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Republicans fared well in the election cycle that preceded the 2015 Florida Legislative Session. Despite a tight race, Republican Governor Rick Scott won re-election as did the other three GOP Cabinet members. Additionally, Republicans took six House seats from the Democrats, regaining the two-thirds, veto-proof majority (81 to 39); and, in the Senate, they maintained their 12-member majority (26 to 14).
Florida’s fiscal future looked bright with nearly $1 billion in surplus revenues estimated for Fiscal Year 2015-16 which meant there would be plenty of opportunities for tax cuts and increased funding on legislative priorities. Further, House Speaker Steve Crisafulli (R-Merritt Island) and Senate President Andy Gardiner (R-Orlando) crafted a joint legislative agenda that included increasing independence for the developmentally disabled, sustaining Florida’s natural resources, enhancing education funding levels and cutting taxes.
Yet, ultimately, a disagreement on health care funding drove a wedge between the two Republican presiding officers. The result was a historic act of the House adjourning “sine die” on Tuesday, April 28th, three days before the scheduled end of the regular session on Friday, May 1st.
The disagreement originated from opposing opinions on how to address the expected $2.2 billion shortfall that would occur when the federal government ended the Low Income Pool (LIP) payments to hospitals providing indigent care. The Senate budget assumed the $2.2 billion LIP funding would continue due to the ongoing negotiations between Florida and the federal government on a new funding model. The House proposal did not contain any LIP funding.
The Senate proposal also counted on drawing down an additional $2.8 billion in federal dollars by establishing subsidized health care coverage for approximately 800,000 low-income and uninsured Floridians. Over the preceding two sessions, the House had maintained strong opposition to any coverage expansion through the state’s Medicaid program. As a result, their total budget proposal was just over $4 billion less than the Senate proposal.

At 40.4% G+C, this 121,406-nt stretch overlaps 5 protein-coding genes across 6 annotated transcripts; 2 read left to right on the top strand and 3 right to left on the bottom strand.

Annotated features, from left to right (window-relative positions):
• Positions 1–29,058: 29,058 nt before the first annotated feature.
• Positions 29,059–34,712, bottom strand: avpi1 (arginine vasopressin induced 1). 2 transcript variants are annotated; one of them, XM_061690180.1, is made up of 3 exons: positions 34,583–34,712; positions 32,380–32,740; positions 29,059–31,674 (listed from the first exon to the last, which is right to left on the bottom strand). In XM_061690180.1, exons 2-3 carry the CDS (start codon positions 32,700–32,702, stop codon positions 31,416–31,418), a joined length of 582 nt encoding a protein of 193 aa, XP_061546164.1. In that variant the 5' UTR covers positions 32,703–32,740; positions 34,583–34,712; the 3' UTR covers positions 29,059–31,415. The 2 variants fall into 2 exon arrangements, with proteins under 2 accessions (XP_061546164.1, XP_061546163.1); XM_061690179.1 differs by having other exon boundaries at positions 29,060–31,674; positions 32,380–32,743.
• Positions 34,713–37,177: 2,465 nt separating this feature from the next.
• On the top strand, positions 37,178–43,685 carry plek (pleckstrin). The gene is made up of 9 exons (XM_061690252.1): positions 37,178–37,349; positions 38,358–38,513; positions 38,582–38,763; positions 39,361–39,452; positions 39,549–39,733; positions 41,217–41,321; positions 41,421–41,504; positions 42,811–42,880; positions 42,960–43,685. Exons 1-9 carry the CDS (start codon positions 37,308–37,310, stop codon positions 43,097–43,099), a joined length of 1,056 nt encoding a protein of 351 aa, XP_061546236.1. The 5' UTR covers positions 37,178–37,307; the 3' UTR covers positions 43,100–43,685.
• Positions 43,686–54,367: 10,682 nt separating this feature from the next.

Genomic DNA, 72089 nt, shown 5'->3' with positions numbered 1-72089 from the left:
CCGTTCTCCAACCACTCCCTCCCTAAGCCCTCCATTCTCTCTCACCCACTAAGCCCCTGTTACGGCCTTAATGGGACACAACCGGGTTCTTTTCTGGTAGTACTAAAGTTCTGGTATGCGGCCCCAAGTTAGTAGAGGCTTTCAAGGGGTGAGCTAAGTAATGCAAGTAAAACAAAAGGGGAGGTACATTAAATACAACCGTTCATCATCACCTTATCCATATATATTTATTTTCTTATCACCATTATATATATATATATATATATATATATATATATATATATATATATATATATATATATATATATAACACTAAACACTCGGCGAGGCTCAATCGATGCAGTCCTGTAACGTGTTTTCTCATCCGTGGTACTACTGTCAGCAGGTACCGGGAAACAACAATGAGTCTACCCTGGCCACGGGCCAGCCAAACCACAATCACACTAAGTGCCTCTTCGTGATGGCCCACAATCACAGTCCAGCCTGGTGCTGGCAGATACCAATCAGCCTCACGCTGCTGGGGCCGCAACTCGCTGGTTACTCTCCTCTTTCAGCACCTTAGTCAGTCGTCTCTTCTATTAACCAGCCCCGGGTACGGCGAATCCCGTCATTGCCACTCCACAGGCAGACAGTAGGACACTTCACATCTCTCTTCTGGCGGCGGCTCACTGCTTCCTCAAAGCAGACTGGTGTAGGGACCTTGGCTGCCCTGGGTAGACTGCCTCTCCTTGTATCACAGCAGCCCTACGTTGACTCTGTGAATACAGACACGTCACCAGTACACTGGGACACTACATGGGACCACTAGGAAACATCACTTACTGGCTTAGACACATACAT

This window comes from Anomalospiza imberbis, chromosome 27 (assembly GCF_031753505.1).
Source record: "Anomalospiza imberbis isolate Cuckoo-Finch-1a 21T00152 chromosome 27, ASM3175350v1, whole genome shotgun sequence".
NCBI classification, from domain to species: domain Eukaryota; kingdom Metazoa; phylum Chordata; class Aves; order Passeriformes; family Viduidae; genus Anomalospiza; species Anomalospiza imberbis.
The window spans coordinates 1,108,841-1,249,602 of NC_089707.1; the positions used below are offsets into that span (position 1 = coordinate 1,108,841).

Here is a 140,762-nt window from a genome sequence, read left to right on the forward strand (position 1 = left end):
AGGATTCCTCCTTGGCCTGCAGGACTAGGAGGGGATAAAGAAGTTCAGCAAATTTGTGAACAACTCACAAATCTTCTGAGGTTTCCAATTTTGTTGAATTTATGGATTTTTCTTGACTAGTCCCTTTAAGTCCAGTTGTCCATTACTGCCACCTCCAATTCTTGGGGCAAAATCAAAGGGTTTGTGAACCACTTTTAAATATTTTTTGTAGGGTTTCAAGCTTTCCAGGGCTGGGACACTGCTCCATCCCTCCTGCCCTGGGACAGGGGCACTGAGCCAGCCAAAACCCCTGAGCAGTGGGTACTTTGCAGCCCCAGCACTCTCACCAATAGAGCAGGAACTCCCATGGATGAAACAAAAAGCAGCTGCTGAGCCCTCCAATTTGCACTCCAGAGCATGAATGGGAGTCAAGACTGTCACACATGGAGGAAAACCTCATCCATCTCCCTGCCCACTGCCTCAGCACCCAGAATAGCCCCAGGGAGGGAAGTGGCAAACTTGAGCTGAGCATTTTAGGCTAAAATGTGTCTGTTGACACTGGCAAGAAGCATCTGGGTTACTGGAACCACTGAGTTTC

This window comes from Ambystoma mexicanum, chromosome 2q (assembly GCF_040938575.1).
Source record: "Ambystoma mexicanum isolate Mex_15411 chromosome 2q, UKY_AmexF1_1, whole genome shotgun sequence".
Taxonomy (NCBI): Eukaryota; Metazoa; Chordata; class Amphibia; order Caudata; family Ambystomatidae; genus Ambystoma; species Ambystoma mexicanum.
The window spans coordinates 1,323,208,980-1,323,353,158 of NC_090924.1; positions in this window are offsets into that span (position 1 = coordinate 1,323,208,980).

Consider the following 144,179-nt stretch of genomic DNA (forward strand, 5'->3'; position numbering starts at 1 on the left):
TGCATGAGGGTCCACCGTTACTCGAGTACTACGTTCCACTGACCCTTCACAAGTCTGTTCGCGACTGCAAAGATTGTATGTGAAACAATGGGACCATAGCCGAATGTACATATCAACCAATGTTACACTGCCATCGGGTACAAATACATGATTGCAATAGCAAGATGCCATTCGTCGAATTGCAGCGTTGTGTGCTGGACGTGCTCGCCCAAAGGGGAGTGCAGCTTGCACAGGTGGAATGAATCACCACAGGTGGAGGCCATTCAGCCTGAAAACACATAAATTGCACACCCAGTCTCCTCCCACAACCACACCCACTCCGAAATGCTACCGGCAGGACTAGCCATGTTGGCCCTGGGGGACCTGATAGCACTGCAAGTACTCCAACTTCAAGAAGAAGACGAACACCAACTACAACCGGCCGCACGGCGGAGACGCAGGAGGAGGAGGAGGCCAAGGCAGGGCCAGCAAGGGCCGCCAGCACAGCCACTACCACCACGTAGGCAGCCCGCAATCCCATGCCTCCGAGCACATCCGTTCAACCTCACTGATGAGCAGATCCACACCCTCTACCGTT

Early afternoon on April 28th, Speaker Crisafulli announced that the House and Senate were at a budget impasse and sent members home saying they would return for a special session after there was time for a “reset”. Caught off guard, the Senate continued their work on bills in their possession, some of which were sent to the Governor. Other issues, including President Gardiner’s priority of educational opportunities for the developmentally disabled and prison reform, were amended and sent back to the House. Speaker Crisafulli’s priority, a large water policy package, was amended with the Senate version and returned to the House.
The following day, the Senate sent a letter to the Speaker questioning the constitutionality of the House’s early adjournment and calling upon them to return to work. President Gardiner announced that the Senate would remain ready to work with the House until midnight on Friday, May 1st, the scheduled end of session. The House responded that they would return to work when a special session was called.
The question remains on how the budget impasse will be resolved. The LIP funding is scheduled to end on June 30th which coincides with the July 1st fiscal year when the 2015-16 Budget would take effect. Adding his voice to the disagreement about health care funding, Governor Scott announced, the day before session was scheduled to end, the creation of the Commission on Healthcare and Hospital Funding (Commission) to examine how taxpayer dollars support hospitals, healthcare and insurance plans in Florida. The Commission would evaluate the healthcare outcomes provided by the healthcare entities and also the Certificate of Need laws to determine if eliminating them would increase competition and decrease costs thereby lowering hospitals’ dependence on federal funding. The Commission, of which the members have yet to be named, will begin work immediately with the goal of gathering information that would assist Florida lawmakers in building a budget for Fiscal Year 2015-16.
Click here to read the complete 2015 Post-Season Florida Insurance Report.
Click here to download the 2015 Post-Season Florida Insurance Report
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